When he was signed to an eight-year, $56-million deal just prior to the start of the 2011-12 season, expectations were high for Drew Doughty. He had just come off an impressive campaign where he was nominated for the Norris Trophy as the NHL’s top defenseman and that was only the beginning for Los Angeles’ Great Number Eight.
Unfortunately because it took Doughty all summer to re-sign, expectations weren’t the only thing that was high. Anger was running ramped for many Kings fans as few could fathom why the young defenseman and his agent would put them and the team through so much unnecessary drama for so long.
After scoring just 10 goals and 26 assists for a career-low 36 points, it was evident that Doughty wasn’t earning his keep. But then the playoffs rolled around and like most of his teammates, Doughty elevated his game. In 20 games en route to winning the Stanley Cup, the second-overall pick in 2008 scored four goals and added 12 assists becoming a fixture in his team’s championship saga. All seemed to be forgiven.
But this season, Drew took offensive futility to another level. Through 28 games, the blueliner registered 11 assists but no goals. Early on in the year when the Kings were struggling, it seemed as if no one could forgive Doughty for his lack of production. While fans became a little more lenient as the Kings played better down the stretch, many weren’t inclined to overlook the big goose egg under the goal column next to the blueliner’s name.
It seemed simple enough: no goals for a player making $7 million per was beyond unacceptable. Of course, some forget that there are plenty of other ways to help a team win and Drew Doughty has proven that thus far despite his drought.
When the season kicked off, the Kings were already without one of the stalwarts on the back end and after the first game, they were without another – both for indefinite periods of time. With Willie Mitchell and Matt Greene, Kings fans had plenty of reason to be skeptical. One of their healthy defenseman who wasn’t very strong defensively was Drew Doughty and if he kept up his inconsistent ways, Los Angeles would be in real trouble in a real hurry. To Doughty’s credit, though, he elevated his defensive game. As of now, he trails only Kyle Clifford on the team in the hit department with 85 while sharing the team lead with 31 blocked shots with the defensive guru if you will, Rob Scuderi. Doughty also currently leads all Kings defensemen with 68 shots. He may not have had a goal through 28 outings but certainly no one can accuse the 24-year-old of being lazy.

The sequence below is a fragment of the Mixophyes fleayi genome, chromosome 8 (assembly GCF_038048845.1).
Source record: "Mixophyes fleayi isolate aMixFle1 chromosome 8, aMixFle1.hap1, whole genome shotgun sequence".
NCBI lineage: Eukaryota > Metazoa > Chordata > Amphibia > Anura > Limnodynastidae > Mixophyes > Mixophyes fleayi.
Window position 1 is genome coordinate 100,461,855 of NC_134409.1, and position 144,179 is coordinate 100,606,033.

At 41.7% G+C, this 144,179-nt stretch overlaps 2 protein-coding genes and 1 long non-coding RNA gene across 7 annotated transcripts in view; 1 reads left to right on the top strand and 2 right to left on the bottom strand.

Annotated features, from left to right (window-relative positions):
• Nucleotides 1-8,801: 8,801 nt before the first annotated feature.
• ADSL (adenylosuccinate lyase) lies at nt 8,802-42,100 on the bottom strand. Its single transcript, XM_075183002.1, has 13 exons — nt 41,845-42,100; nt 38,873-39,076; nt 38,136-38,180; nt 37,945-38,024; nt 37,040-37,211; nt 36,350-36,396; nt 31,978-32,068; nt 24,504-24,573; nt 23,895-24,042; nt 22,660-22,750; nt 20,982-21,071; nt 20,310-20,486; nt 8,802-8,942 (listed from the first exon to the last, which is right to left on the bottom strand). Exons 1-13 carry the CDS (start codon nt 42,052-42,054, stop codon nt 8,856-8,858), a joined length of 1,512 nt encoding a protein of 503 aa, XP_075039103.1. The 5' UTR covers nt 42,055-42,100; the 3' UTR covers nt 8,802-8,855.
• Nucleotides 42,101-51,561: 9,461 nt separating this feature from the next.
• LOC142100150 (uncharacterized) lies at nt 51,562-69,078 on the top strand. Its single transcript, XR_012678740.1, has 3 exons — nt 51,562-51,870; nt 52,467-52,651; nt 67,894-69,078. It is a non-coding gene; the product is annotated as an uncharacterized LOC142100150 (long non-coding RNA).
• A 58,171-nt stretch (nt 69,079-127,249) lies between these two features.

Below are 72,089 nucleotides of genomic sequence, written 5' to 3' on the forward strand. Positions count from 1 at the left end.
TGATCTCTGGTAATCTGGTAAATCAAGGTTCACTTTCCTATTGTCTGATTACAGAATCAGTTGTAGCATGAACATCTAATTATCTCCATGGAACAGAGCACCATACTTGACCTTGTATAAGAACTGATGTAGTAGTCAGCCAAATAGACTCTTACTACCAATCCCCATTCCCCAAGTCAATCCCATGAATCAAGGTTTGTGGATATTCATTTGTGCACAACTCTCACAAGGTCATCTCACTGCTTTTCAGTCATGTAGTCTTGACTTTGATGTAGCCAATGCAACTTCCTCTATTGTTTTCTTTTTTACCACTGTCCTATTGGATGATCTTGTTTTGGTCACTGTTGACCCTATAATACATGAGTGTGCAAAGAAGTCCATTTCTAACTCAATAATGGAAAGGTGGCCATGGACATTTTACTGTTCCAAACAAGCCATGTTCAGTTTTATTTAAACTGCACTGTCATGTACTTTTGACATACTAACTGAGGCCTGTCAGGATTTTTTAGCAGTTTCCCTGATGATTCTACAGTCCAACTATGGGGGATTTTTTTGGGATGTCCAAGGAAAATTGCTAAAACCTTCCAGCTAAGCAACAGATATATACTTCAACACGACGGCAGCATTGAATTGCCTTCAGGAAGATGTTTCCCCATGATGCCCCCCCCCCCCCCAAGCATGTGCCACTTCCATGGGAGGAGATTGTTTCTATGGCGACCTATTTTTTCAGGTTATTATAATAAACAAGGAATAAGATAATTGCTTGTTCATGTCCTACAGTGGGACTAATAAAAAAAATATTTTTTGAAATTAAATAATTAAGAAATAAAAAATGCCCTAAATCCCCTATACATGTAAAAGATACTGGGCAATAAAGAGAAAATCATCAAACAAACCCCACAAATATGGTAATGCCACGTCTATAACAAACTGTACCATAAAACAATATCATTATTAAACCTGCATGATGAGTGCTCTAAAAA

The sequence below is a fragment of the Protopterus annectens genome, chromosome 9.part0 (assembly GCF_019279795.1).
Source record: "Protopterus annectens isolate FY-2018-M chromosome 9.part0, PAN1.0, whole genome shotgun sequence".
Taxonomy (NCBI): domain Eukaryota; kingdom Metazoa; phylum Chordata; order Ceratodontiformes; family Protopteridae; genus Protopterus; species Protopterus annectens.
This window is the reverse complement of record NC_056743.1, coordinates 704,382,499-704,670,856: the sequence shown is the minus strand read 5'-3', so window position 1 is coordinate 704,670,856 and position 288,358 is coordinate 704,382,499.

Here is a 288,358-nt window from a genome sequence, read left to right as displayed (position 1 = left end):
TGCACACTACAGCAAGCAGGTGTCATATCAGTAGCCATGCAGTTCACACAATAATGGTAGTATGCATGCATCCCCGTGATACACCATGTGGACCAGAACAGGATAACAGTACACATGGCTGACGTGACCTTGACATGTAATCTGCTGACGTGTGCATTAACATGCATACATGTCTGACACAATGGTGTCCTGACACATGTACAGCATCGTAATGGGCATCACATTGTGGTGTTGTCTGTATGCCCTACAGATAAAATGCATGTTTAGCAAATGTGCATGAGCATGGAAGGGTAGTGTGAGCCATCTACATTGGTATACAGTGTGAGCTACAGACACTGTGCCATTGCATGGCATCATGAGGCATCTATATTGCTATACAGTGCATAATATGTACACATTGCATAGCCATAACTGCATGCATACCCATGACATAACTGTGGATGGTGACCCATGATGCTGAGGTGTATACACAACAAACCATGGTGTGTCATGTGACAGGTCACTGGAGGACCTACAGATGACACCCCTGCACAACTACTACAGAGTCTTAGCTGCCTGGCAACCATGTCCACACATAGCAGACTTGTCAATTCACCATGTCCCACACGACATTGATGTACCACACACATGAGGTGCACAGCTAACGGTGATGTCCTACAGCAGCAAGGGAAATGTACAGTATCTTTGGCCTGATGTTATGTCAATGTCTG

Right off the top of my head, I can think of a few times where Drew Doughty’s defensive game has been a liability and while he isn’t perfect in said department, he is getting a lot better and showing everyone that he’s not afraid to step it up when his team needs him to.
I understand Drew Doughty’s been given a rough time since signing his big contract and whether it’s fair or not, that does happen when a player’s not producing on the scoresheet. Considering how he contributed in the other aforementioned areas, Doughty’s lack of production is excused as far as I’m concerned. Personally, I’d rather have a goalless player chipping in quietly while helping his team win instead of, say, having an Ilya Kovalchuk or a Rick Nash who have scored ad nauseum for teams that went nowhere in the standings. If Doughty was lighting the lamp every night for the 2005-06 version of the Los Angeles Kings, it wouldn’t matter one iota (even though personally, it does matter that I used the word “iota”).
Having just scored his first goal of the season last night, Kings fans surely feel better but not quite as much as Doughty himself must have felt having that weight lifted from his shoulders. I knew the defensemen would score, it was just a matter of when – and I had a feeling it was going to come sooner rather than later. After all, leading all Kings blueliners in shots, it was inevitable.
Having scored last night obviously doesn’t guarantee that he’ll score next game or the game after that but now that Drew Doughty has found himself a tally, that pressure to break the drought is now gone and the fourth-year D-man can now work on the other areas of his game with a lot more ease.
He may not be on the verge of tearing up the league but Drew Doughty’s name has at last been found in the goal column and quite frankly, that’s good enough for me.